Hear Us Roar

Arkansas was the first state to elect a woman, Hattie Wyatt Caraway, to the Senate. She served from 1931-1945. It’s also the birthplace of poet Maya Angelou and the ultimate “Cosmo Girl” Helen Gurley Brown.

= 2.1

Oklahoma

The Lowdown

A woman’s right to choose is under attack in Oklahoma, a state where there are few women in politics.

The Good News

Oklahoma offers family planning medical assistance (contraceptives and reproductive wellness exams) for families of three earning up to $35,000 a year, a higher threshold than that federal law stipulates. Roughly the same group qualifies for childcare assistance and the state has no waiting list for help.

The Bad News

Nearly 25 percent of women lack health insurance -- that’s one out of every four women. Not coincidentally, Oklahoma women also rank among the worst in the nation when it comes to Pap smear and mammogram rates. Healthy weight and healthy diet are also an issue -- Oklahoma women have the nation’s worst record when it comes to eating five servings of fruits and vegetables a day.

Choice is extremely limited in Oklahoma, where 96 percent of counties have no abortion provider and there are only six such doctors in the entire state. Health insurance companies are banned from covering the procedure (except in cases of rape, incest or threat to the mother’s life). Women seeking an abortion have to wait 24 hours after undergoing a sonogram where they will be offered a chance to view the fetus and are required to listen to a description of the image on the screen. The state legislature is working to limit choice even further. The state Senate recently passed a Personhood bill that gives legal personhood rights to embryos from the moment of fertilization. The bill is awaiting action in the House. A “Heartbeat” bill requiring doctors to tell women they have the right to hear the fetal heartbeat before ending a pregnancy passed the state Senate in early March and is awaiting action by the House. If passed, both bills will likely be signed by anti-choice Gov. Mary Fallin.

Finally, politically the state has one of the lowest percentages of women in its state legislature -- a mere 12.8 percent and there are no Oklahoma women in Congress.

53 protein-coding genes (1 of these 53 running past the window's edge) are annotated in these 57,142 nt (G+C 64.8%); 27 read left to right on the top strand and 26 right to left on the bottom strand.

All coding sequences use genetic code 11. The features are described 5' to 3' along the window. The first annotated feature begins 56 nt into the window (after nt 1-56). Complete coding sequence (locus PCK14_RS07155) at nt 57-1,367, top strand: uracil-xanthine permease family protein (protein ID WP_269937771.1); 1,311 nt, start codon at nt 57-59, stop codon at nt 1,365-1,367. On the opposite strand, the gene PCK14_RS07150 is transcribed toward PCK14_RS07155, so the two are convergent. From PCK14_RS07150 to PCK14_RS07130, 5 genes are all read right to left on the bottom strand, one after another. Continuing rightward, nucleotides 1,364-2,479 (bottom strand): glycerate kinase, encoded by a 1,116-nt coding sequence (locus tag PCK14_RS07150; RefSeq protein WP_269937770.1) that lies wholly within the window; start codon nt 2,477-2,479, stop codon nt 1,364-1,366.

Hear Us Roar

One-time U.N. Ambassador Jeane Kirkpatrick was from Duncan, Okla. And Anita Hill, whose testimony at the Supreme Court Justice Clarence Thomas confirmation hearings ignited a national conversation about sexual harassment in the workplace, hails from Morris, Okla.

= 2.0

Mississippi

The Lowdown

It’s nothing personal Mississippi. We’re sure you’re a lovely place to visit. But we would not want to live there. At least, not right now. But we have some ideas on how you can do a better job empowering women. Read on.

The Good News

Mississippi has the country’s lowest childcare costs ($4,650 per year for an infant) which is good considering its high fertility rate of 15 births per 1,000 people. Mississippi’s childcare assistance policy is relatively generous considering women’s median earnings (see the “bad news” below), covering families of three that earn up to $35,000 per year, but with nearly 10,000 children on a waiting list, women will need to make sure they register early.

The Bad News

Mississippi came in dead-last in four of our ranking categories. It has the highest rate of female poverty (22 percent), the lowest median earnings ($28,879), and the highest percentage of overweight and obese women (68 percent). Mississippi women exercise the least (36 percent don’t work out at all). Women here eat fewer fruits and vegetables than women in every state except Oklahoma. And Mississippi ranks in the bottom 10 on college graduation rate (21 percent), health insurance coverage (24 percent uninsured), mammogram rates (32 percent unscreened) and political representation.

In fact, Mississippi is one of just four states that have never sent a woman to Congress. Not a one. Ever. It has also never had a female governor and its state legislature is just 15 percent female -- 26 out of 174 seats. And in the state’s 195-year history, voters have only sent a woman to office four times -- and three of those times it was the same person: Evelyn Gandy, who filled three different executive seats during the 1960s and 1970s.

Mississippi’s reproductive rights record is equally abysmal. Considering 99 percent of counties have no abortion provider and Mississippi accounted for 0.2 percent of abortions in the U.S. in 2008, the state has a de facto ban on the procedure due to lack of access. In 2011, state lawmakers tried but failed to pass a Personhood Amendment that would identify life as beginning at conception, a move that would have further eroded women’s reproductive choices. But in this legislative session, lawmakers have advanced bills that would ban abortion as soon as a fetal heartbeat is detected (around six weeks) and require doctors to be present when a woman takes medication to induce an abortion. The law is meant to stop doctors from prescribing via telephone, a move that allows physicians to serve women who cannot travel to one of the state’s only two abortion providers.

Hear Us Roar

Mississippi’s most famous citizen is Oprah Winfrey, who was born in Kosciusko and ranks 139th among Forbes’ list of the country’s wealthiest Americans. (We think we can guess what she thinks of her home state’s dubious distinction.)

= 1.7

Watch Arkansas Women React to Their State Being Named One of the Worst for Women